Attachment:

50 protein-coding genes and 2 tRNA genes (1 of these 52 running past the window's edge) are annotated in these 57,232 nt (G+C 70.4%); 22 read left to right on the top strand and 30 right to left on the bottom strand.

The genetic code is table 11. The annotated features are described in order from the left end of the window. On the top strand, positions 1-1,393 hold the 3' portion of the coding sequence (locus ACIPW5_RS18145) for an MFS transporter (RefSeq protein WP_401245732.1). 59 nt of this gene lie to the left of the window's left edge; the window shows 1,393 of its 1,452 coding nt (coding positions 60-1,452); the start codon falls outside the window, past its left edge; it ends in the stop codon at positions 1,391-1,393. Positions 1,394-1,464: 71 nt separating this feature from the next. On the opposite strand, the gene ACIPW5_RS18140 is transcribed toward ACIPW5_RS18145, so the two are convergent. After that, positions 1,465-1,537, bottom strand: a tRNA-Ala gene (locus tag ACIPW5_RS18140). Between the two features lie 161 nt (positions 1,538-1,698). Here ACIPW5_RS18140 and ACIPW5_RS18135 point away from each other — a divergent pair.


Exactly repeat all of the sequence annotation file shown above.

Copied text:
50 protein-coding genes and 2 tRNA genes (1 of these 52 running past the window's edge) are annotated in these 57,232 nt (G+C 70.4%); 22 read left to right on the top strand and 30 right to left on the bottom strand.

The genetic code is table 11. The annotated features are described in order from the left end of the window. On the top strand, positions 1-1,393 hold the 3' portion of the coding sequence (locus ACIPW5_RS18145) for an MFS transporter (RefSeq protein WP_401245732.1). 59 nt of this gene lie to the left of the window's left edge; the window shows 1,393 of its 1,452 coding nt (coding positions 60-1,452); the start codon falls outside the window, past its left edge; it ends in the stop codon at positions 1,391-1,393. Positions 1,394-1,464: 71 nt separating this feature from the next. On the opposite strand, the gene ACIPW5_RS18140 is transcribed toward ACIPW5_RS18145, so the two are convergent. After that, positions 1,465-1,537, bottom strand: a tRNA-Ala gene (locus tag ACIPW5_RS18140). Between the two features lie 161 nt (positions 1,538-1,698). Here ACIPW5_RS18140 and ACIPW5_RS18135 point away from each other — a divergent pair.